Nick Spencer: There’s a lot of variables there that you have to consider. What’s the level of aggressiveness? What level of aggressiveness are you capable and trained to handle? If you don’t have a law enforcement and military background or training that allows you to mitigate that situation. Sometimes the best action is just to call the police. First of all, get them en route to that situation. The other side of it is if you’ve been properly trained, try to de-escalate that situation. And there’s very specific de-escalation training that exists on how to take that situation down a few notches and we can really get into the psychology of that as well but really we want to try to de-escalate it verbally if possible. Make sure that you’re listening, sometimes it’s okay just to let that person kind of event and have that verbal outburst. But you have to be continuously re-evaluating the situation and saying, hey, when is it time for me to leave? When is it time for me to notify other employees that this is getting out of hand? And when is it time for me to potentially go into, what we consider our three out policy – lockout, get out, takeout? When am I going to escape the situation? When am I going to go into a lockdown? Or when, unfortunately, do I have to physically defend myself against someone that’s now become an attacker? So, there’s definitely not a one size fits all on this one. And that’s going to take some additional training to know how to properly defuse that situation.


Audience Question: Can an organization issue a former employee a criminal trespass warning to keep them off the property? And does this apply to government employees as well? 

Nick Spencer: So, definitely, from on the corporate side, you absolutely can do that, and typically in our high-risk terminations, we will issue that trespassed warning on behalf of our client. And we usually communicate that before it’s given to the client to make sure that that’s what they want. But we tell the person, “You’re no longer an employee here, so you no longer have any rights to this facility. If you are seen back on the property, it will be considered a trespass and the police will be notified.” People ask, “Couldn’t that escalate the situation? You just fire the guy. And I told him you’re going to call the police.” It could potentially escalate it. But it could also be as a warning to make sure that they understand that they are no longer associated with that organization And that if they continue down this path, it’s going to result in legal reprimands, and oftentimes, as a police officer, when I would arrive on the scene. And I said, “Did you tell the person that if they came back it was a trespass?” And they said, “Well, no.” Well, now I have to warn them again in that police capacity so, they really get kind of a free opportunity to trespass the first time, anyway. Each jurisdiction is going to be different, and each court is going to look at it differently. Now, in regard to Federal property, I can’t say with 100% certainty that there’s any federal statute that says that. But I would, I believe it would fall under the exact same legality, that it would be if someone is told that they can’t be there, that they would be trespassed. But I’ve never been responsible for a federal building to be able to make that determination.


Audience Question: What if an employee is displaying aggressive behavior but is actively involved in self-growth activities?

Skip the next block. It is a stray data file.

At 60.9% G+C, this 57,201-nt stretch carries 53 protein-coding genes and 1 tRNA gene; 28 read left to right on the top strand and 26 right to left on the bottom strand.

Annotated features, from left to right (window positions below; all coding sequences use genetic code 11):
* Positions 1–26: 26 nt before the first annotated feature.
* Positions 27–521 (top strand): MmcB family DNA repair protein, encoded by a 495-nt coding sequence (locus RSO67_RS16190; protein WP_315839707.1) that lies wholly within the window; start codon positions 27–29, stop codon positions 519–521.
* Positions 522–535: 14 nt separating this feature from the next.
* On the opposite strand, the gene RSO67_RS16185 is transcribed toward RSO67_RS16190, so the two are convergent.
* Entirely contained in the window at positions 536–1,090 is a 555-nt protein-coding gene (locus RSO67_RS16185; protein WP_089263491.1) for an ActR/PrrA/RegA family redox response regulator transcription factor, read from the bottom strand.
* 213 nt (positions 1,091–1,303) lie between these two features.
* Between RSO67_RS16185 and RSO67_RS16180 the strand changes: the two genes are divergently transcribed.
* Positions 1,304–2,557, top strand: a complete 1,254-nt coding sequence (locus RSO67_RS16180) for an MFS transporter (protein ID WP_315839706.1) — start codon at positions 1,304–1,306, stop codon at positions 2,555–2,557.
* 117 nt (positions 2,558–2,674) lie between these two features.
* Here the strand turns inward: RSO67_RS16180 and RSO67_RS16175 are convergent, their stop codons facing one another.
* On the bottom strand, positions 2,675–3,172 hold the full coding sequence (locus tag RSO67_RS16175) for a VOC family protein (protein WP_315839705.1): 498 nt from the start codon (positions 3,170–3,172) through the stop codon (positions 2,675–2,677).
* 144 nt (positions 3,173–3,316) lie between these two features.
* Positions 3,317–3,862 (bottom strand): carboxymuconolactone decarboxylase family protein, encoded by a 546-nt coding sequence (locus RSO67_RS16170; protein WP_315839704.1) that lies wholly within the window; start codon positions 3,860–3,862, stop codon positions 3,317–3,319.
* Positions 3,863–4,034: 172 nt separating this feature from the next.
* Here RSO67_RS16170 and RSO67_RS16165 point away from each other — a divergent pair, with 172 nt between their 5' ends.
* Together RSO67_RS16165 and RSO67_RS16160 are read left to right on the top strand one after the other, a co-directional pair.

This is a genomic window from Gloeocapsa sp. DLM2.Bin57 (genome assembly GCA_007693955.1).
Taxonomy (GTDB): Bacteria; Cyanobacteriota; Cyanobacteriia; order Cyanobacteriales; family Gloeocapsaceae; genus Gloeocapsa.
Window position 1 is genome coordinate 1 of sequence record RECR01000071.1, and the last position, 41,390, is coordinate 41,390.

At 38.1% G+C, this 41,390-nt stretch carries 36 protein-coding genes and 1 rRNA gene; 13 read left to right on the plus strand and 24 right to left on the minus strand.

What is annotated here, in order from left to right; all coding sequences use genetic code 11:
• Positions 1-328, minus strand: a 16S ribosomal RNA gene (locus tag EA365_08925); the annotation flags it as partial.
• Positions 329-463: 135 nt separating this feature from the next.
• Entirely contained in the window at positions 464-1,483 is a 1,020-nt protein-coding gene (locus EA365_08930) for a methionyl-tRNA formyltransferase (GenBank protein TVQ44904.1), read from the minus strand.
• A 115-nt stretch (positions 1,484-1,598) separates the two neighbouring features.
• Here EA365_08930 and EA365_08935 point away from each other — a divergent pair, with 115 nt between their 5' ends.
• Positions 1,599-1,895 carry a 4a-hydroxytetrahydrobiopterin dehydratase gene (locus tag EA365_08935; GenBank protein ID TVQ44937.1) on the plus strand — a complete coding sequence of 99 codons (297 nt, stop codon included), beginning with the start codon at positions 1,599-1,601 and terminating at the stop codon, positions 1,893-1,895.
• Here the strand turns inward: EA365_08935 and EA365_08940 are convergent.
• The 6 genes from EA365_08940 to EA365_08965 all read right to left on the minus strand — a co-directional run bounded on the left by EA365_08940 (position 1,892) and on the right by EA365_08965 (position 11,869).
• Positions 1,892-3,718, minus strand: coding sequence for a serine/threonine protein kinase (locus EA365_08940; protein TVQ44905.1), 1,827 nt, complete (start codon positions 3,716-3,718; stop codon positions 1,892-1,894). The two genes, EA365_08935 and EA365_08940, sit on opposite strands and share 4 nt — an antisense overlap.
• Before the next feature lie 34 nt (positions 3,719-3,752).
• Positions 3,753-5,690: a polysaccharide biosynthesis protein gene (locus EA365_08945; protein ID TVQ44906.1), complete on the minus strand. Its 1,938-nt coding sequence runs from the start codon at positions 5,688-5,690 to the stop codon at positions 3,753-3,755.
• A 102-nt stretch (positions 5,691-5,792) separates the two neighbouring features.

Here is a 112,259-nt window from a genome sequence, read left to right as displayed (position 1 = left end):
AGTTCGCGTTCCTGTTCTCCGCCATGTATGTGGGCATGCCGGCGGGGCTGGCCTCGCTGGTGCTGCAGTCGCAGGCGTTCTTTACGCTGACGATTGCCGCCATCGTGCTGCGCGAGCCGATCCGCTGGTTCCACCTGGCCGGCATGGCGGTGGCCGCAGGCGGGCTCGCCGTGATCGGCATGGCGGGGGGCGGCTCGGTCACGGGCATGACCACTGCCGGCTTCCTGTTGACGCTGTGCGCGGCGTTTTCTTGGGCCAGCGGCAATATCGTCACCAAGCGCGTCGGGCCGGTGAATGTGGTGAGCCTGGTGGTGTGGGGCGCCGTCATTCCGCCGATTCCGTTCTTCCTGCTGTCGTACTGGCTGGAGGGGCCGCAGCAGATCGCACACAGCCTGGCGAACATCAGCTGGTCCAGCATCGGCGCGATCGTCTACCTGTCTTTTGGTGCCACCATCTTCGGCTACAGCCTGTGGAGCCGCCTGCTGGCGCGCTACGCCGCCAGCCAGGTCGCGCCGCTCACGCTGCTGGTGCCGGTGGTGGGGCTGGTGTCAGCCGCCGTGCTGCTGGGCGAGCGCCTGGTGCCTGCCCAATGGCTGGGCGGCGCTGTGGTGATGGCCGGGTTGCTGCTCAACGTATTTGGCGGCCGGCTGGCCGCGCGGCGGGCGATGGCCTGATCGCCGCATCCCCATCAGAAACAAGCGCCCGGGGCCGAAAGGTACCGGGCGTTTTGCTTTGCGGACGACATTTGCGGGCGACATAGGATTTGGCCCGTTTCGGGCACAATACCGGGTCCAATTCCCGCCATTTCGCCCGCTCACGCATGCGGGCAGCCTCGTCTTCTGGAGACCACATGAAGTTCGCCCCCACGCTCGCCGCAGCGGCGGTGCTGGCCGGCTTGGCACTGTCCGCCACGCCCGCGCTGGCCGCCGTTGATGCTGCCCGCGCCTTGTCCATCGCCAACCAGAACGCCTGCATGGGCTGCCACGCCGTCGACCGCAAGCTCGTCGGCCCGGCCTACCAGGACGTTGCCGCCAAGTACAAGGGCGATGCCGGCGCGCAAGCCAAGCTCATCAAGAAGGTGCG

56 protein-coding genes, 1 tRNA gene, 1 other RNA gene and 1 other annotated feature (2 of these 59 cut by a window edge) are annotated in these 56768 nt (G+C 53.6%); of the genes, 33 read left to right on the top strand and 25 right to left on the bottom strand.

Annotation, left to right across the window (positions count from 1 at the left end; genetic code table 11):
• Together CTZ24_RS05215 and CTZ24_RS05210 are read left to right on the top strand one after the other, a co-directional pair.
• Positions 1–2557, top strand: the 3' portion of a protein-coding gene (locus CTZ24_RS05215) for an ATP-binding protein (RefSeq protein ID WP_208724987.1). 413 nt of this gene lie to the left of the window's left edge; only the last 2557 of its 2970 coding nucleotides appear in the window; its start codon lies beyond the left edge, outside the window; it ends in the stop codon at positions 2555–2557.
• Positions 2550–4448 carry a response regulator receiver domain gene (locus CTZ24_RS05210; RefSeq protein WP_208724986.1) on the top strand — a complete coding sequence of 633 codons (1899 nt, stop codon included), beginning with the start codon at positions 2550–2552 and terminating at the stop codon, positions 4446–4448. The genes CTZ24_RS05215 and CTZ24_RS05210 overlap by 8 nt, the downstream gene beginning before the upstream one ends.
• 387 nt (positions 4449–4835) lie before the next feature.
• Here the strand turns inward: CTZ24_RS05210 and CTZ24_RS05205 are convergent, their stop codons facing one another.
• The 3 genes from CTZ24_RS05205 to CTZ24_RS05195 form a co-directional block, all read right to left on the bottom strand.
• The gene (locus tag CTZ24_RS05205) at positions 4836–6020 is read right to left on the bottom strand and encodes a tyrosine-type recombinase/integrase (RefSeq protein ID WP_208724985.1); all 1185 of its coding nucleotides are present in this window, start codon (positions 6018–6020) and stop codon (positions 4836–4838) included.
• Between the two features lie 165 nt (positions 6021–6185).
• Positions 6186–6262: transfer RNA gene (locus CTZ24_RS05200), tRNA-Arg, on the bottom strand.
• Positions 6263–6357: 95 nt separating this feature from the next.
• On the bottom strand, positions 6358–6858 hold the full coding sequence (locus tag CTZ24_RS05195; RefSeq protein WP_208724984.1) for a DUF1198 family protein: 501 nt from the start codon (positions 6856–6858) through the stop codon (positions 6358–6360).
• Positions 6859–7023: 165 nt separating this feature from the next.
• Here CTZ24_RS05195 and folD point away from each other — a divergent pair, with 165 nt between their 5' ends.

Nick Spencer: Yeah. We’re big on redemption, right? We want people to kind of be that overcomer story. And we absolutely want to set an environment that facilitates that and gives people every area and every opportunity to improve themselves, to heal, and to get better. However, I can’t sacrifice the well-being of other employees for the individual growth of a single employee. So, maybe while they’re in this process of getting better, maybe we put them on some sort of paid or unpaid leave. Maybe we help as an organization to facilitate that, give them the time that they need to get to that point where they’re restored. But maybe we say this can’t happen during work hours. It just can’t happen here. This is not the place for your recovery or healing. We want to champion and partner with that so, we’re going to have to make some exceptions and say, when you’re better, you can come back. I mean, that’s an organization’s duty to decide that. But it’s also an organization’s duty to protect the people of the left and right of that individual. Because what if that growth track gets derailed and now they become violent again? Is that fair to the other employees that we allowed this person to work on themself and potentially jeopardize someone who’s not in that situation?


Audience Question: Why would you do a termination late in the day? Wouldn’t that potentially just escalate things? 

Nick Spencer: Well, sometimes they’re outside of our control. So, late in the day, maybe we don’t have that third-party vendor, that security element on there, maybe we’re waiting because we do think that there’s a potential of violence. So, if we do it at the very end of the day, all of our employees get to be off-site or leave. So, in certain instances, we’ve said, “Okay, we close at five. We’re going to bring this person in at 4:50.” This conversation is going to go longer than 5 o’clock so that all of our employees can have the opportunity to leave the area during this termination. So that we are reducing our risk to our other employees during that. People are like, “Well, it isn’t that bad. Because now they’ve worked a full day just to get fired.” Well, you can also look at it as if they’re also giving another full day of earning opportunity as well. So, there’s no 100% always do it this way template that you can put on everyone in these situations. There are always going to be mitigating circumstances that say we have to adjust our approach to fit certain criteria.


Click Here to Watch a Recording of High-Risk Terminations: Policies, Procedures, and Planning